This is why God rarely chooses people as his vehicles and vessels of heart passion ‘men of wisdom, by human standards’ or persons who are ‘powerful [by virtue of being] highly born.’ Out of the worst of humanity God is going to raise humanity’s best, or to put it differently, from those lacking respectability and truly washed up in the eyes of society will come the restored heart passion. Both the socially ambitious, climbing the ladder of success, and the religiously pious, are far from the place in the heart that needs redeeming and can be redeemed, once it embraces the way of reversal.
Paul goes on to say that ‘Christ nailed to the Cross’ is “..God’s hidden wisdom, his secret purpose framed from the very beginning to bring us to our full glory. ..in the words of Scripture, things beyond our seeing, things beyond our hearing, things beyond our imagining, all prepared by God for those who love him; these it is that God has revealed to us through the Spirit” [1 Corinthians, 2, 7-10].
This last — a direct borrowing from Isaiah — is vital, because even the example provided by Christ would not be enough to change us. For in the process of loving and following Christ, it is the Spirit who brings the new reality of divine passion and human passion re-linked into our own heart, to rekindle it. Earlier, Paul says “..there is no place for human pride in the presence of God. You are in Christ.. by God’s act.. And so in the words of Scripture, ‘if a man is proud, let him be proud of Yahweh’” [1 Corinthians, 1, 29-31]. ‘God’s act’ means the action of the Spirit. No one can know that Christ is the way that God’s wisdom and God’s power works in the world unless the Spirit reveals this to them.
Though Christ enacts the way of heart passion, it is the Spirit who leads and inspires him in this way. The Spirit drives him to its radical extreme, and plunges him into its unfathomable depth, to undergo the secret mysteries of heaven hidden in hell and heaven only won from hell. These mysteries are only disclosed to those who cry out to God in hell, and can receive Christ as God’s reply to the ancient human crying from the depth that is ruined yet still holds the secret of the turnaround, the inversion that upends conventional wisdom and strict morality, and reveals that it is all still to play for. The heart can come back from terrible ruin.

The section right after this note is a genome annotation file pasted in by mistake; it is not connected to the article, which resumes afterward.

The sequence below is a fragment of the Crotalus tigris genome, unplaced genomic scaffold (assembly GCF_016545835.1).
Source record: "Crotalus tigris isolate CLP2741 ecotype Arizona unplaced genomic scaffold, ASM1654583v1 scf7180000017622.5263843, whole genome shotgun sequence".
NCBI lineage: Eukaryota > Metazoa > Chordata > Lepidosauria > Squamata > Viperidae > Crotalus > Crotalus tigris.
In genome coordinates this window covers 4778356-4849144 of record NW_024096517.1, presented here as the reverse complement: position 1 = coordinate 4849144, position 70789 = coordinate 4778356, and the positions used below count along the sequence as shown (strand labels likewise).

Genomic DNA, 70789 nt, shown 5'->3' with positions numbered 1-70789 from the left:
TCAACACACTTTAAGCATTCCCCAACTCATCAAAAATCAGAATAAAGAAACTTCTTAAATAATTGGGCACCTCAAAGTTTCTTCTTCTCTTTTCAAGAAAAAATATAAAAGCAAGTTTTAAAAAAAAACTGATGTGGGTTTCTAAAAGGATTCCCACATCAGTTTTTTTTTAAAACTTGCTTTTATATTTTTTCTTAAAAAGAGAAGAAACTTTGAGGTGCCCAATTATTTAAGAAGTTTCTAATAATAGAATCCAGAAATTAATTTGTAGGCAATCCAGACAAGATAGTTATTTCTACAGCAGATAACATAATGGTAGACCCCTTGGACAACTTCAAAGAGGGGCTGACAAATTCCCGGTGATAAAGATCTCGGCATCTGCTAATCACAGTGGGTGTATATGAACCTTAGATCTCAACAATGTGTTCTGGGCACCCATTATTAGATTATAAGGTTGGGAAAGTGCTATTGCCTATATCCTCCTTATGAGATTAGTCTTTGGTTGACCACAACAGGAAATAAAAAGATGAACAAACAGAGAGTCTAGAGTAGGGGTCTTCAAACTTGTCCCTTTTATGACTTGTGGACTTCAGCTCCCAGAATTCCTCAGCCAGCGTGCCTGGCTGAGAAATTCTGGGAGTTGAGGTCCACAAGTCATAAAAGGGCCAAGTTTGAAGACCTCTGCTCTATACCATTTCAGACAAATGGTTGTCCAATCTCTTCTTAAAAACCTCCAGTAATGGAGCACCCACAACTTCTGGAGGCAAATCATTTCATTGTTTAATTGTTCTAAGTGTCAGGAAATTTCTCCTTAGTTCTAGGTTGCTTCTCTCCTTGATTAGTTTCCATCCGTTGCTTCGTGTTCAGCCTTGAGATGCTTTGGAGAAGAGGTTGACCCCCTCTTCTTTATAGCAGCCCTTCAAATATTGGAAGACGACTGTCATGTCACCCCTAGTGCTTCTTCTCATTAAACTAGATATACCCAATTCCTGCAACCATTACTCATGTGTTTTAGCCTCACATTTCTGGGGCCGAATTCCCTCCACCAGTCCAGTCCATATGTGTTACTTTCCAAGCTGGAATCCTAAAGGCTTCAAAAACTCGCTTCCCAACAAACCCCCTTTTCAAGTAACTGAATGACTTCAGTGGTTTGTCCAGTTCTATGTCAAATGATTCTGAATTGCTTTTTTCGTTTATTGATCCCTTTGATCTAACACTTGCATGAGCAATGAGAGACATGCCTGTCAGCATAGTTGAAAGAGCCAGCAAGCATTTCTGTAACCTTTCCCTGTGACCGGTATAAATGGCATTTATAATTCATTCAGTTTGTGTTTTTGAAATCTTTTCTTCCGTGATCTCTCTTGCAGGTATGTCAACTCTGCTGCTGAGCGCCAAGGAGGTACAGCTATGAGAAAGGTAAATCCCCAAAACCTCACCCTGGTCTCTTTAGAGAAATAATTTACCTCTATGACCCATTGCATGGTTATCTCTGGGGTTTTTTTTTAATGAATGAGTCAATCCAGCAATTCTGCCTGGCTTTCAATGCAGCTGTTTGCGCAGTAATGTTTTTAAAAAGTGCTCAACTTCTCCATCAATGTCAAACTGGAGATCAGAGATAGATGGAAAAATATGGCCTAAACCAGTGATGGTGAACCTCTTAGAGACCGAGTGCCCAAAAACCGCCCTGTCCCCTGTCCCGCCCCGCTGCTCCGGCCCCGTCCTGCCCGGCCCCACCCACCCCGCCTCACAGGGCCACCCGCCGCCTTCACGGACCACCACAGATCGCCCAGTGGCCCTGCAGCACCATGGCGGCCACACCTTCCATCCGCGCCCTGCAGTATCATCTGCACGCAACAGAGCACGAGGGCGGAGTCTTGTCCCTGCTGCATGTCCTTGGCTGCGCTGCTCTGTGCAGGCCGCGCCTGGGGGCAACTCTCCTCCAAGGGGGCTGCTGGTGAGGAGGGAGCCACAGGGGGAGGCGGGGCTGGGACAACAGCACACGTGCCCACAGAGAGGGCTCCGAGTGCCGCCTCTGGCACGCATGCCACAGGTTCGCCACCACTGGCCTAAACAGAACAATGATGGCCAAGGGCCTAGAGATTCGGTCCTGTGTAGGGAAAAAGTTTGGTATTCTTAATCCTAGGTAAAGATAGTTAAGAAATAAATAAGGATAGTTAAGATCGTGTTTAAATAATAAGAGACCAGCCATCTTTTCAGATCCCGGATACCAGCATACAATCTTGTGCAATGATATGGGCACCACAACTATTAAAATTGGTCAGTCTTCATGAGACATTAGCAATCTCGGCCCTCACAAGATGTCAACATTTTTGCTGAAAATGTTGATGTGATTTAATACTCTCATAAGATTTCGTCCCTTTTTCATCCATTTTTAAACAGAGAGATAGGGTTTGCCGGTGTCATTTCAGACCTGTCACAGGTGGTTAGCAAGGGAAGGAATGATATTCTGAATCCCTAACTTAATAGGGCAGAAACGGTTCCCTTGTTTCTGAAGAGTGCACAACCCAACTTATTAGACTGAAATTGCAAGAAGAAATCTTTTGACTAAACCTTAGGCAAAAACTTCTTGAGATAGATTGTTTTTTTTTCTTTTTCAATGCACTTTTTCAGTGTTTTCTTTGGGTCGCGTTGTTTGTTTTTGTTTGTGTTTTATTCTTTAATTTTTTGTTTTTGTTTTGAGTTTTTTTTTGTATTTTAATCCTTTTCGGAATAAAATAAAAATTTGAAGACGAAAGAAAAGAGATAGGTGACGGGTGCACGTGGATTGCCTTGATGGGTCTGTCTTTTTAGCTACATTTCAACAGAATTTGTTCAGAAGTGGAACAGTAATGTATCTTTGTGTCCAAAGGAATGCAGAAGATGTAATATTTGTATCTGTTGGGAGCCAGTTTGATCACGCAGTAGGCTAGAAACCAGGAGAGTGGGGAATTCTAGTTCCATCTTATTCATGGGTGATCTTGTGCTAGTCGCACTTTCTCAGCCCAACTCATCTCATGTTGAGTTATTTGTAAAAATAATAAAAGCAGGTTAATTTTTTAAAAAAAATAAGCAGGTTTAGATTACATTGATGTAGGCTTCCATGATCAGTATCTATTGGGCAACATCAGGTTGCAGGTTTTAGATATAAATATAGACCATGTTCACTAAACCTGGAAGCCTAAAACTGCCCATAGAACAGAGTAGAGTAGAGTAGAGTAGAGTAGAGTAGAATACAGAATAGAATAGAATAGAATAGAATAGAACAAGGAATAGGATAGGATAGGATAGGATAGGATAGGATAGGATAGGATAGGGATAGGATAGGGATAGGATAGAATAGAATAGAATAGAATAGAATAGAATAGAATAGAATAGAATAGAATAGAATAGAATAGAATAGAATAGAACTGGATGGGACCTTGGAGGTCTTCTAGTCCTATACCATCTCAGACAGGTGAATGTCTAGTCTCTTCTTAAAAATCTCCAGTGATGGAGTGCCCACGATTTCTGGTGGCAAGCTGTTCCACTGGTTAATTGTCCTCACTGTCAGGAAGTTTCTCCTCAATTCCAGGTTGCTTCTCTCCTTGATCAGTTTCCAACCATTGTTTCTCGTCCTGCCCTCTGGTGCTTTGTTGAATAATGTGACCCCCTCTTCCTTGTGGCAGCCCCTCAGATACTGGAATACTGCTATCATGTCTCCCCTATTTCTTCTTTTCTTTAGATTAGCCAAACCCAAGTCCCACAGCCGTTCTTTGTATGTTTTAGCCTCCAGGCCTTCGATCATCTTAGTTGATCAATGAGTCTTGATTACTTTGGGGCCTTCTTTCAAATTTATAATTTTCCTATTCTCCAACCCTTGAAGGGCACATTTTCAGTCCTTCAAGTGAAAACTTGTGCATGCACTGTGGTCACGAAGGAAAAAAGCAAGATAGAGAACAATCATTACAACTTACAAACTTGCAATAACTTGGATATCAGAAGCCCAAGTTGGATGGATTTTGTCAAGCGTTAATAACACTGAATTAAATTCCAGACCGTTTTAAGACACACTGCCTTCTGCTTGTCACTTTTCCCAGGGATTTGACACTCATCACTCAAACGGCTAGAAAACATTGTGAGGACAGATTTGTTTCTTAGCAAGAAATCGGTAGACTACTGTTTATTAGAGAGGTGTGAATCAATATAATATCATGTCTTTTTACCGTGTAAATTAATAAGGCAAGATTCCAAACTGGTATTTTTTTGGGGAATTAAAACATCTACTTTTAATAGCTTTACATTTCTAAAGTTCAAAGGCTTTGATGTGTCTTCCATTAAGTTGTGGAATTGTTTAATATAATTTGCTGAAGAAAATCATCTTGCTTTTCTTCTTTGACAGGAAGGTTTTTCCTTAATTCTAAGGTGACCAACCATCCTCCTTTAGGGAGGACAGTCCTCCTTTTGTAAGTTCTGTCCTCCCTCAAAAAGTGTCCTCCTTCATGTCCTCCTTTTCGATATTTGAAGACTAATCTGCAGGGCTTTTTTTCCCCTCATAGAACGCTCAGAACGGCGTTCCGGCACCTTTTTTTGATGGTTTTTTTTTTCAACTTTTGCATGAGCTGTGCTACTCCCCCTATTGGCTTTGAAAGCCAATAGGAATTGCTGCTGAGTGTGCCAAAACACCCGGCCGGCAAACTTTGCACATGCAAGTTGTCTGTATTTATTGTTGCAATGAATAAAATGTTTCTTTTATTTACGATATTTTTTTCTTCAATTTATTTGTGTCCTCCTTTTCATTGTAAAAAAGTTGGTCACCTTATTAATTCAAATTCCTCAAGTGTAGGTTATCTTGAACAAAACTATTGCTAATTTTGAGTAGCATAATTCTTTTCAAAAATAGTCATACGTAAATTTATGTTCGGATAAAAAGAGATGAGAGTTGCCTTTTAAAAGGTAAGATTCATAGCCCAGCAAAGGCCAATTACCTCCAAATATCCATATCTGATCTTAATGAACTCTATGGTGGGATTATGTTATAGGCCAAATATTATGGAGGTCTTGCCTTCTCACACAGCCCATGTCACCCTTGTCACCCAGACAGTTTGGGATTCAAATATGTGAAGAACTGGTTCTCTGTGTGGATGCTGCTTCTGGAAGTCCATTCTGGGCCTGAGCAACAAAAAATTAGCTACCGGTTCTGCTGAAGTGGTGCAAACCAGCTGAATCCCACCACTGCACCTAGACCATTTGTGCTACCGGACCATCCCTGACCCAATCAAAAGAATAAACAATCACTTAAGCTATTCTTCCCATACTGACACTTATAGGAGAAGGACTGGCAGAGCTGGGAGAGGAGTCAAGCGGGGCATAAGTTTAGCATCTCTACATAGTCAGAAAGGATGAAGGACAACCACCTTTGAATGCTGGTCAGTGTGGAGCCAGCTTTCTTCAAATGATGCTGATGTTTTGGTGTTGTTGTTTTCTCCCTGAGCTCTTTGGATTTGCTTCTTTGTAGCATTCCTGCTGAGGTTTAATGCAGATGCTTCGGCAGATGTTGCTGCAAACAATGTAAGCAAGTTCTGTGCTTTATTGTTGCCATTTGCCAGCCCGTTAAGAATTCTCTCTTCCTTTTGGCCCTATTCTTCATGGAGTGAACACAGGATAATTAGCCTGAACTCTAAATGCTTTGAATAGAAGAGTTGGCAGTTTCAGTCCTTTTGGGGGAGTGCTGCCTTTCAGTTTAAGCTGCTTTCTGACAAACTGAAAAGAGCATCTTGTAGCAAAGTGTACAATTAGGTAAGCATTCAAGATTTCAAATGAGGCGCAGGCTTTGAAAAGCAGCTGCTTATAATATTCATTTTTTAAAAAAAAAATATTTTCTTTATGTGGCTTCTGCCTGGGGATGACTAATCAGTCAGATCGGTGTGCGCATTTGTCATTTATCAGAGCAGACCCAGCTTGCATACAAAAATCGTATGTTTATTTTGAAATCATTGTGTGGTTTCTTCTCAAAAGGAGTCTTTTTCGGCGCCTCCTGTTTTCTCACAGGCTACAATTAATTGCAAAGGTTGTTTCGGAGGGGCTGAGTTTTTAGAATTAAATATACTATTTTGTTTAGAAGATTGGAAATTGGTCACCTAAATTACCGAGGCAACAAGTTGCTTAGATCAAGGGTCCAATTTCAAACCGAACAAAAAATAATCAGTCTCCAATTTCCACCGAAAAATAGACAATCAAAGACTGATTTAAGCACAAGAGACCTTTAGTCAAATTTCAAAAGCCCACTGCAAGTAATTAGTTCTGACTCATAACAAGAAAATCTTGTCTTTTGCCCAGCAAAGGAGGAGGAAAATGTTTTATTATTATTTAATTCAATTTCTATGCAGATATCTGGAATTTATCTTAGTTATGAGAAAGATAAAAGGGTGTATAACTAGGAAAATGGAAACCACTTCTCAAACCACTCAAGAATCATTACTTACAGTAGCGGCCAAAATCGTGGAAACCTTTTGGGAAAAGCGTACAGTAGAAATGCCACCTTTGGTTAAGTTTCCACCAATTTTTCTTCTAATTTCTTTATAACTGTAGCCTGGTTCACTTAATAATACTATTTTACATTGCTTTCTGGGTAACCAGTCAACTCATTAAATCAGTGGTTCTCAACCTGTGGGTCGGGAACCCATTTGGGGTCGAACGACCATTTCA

The Spirit searches out the deep things of God and of humanity, it says in the Jewish Bible. Paul adds to this theme= “For the Spirit explores everything, even the depths of God’s own nature. ..only the Spirit of God knows what God is. This is the Spirit that we have received from God, and not the spirit of the world, so that we may know all that God.. gives us; and ..we speak of these gifts of God in words found for us not by our human wisdom but by the Spirit. A man who is unspiritual refuses what belongs to the Spirit of God; it is folly to him; he cannot grasp it..” [1 Corinthians, 2, 11-14].
The Cross does not provide us admission to heaven, saving us from going to hell. This long-standing, and wide-spread, interpretation is radically false. It betrays the Cross, in fact.
The Cross is not about getting to the next world. It is about remaining in, indeed being wholly bound to the fate of, this world.
The sacrificial action of the Cross – not priestly self-offering, but kingly and warrior self-staking and even self-emptying – is necessary because it suffers the wound, takes the risk, carries the burden, pays the cost, for the redeeming of this world in its materiality, freedom, and historical arena of grief and strife. The Cross is passion of heart ‘suffering anything’ for the sake of loving the world in order to redeem its tragedy. The Cross is love without restriction; nothing can stop it, break it, curtail it. The Cross declares, I will die rather than throw away this love supreme.